K0GKJ – Just Another Ham
The New QTH – A Floating Shack

Mobile Ops & Installing the “Sorta Base”

Now this is my primary mobile VHF setup:

And work continues on my primary “base station” (which is also sorta mobile) – the boat… below I’m constructing the high voltage cable that will connect my (end-fed) wire to the antenna tuner. After putting ring terminals on both ends,

vx8r and copper install 012

I found that I needed a different terminal on the antenna end to fit around a half-inch bolt (instead of connecting to the bolt with a hose clamp as originally planned. So this is the tuner end of the feedline (soldered, crimped & shrink-wrapped):

vx8r and copper install 011

and this is the antenna end:

vx8r and copper install 018

Nice since there’s only two feet between the bottom end of the antenna (essentially a forty-five foot long wire, the top end of which is 50 feet up off the water, the lower end less than five feet off the water, a.k.a., salt water counterpoise) and the AH-4 coupler.

Now, I had to descend into some deep dark places on the boat to connect the antenna feedline and route the copper strap comprising my RF ground connection to the sea.

Here, I’m bidding good-bye to sunlight for awhile to make the feedline connections:

vx8r and copper install 022

vx8r and copper install 030

and again to route copper strap, the unbalanced (coax) feedline and tuner control line:

and this is where the RF ground strap will terminate – on the backside of two sintered bronze blocks on the OUTSIDE of the boat’s hull (bottom). What you see in the pic below are the plywood backing plates (and connecting bolts) INSIDE the hull, below the engine room floor boards.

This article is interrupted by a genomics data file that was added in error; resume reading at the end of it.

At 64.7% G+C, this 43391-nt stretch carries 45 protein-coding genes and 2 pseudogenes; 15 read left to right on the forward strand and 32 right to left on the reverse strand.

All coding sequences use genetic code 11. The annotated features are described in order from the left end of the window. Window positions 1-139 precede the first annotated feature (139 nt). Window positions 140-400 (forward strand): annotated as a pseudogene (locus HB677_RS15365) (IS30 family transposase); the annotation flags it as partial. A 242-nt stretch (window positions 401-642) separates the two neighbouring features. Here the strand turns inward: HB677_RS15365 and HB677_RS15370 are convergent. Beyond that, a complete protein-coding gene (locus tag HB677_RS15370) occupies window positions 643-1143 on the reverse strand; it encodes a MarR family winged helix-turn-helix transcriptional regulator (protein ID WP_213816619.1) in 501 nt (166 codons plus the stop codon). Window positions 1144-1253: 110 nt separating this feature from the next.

vx8r and copper install 047a

Note the heavy green wire lower left that ties to the ship’s bonding system (DC ground). Obviously, that will have to come off as I intend keeping my RF ground separate from my DC ground (obviously?).

For approximately ten feet or so, the 3” wide 22 mil thick copper strap runs along the inside of the boat’s bottom a mere 1.5 inches (thickness of the hull) from the best practical counterpoise in the world–sea water.

That’s 30 square feet x two = 60 square feet (two sides) capacitatively coupled to the sea through the hull.

Plus the two bronze blocks (one boasts the equivalent surface area of 100 square feet, the second half again as much) will be directly connected between the strap and the sea via four bronze bolts and two gold-plated ones smothered in Ox-Gard and mechanically bolted lock tight.

That’s about as good an overkill on “the bottom half of my near-vertical (sloped) multi-band dipole” as I can contrive!

Tomorrow, I finished the copper strap install and start (and hopefully finish) on the feedline and control line to the radio.

The final step will be the power run from a new 30A breaker on order that will reside on an auxiliary breaker panel with eight gauged power cable.

Gettin’ close, radio fans!

73 dit    dit


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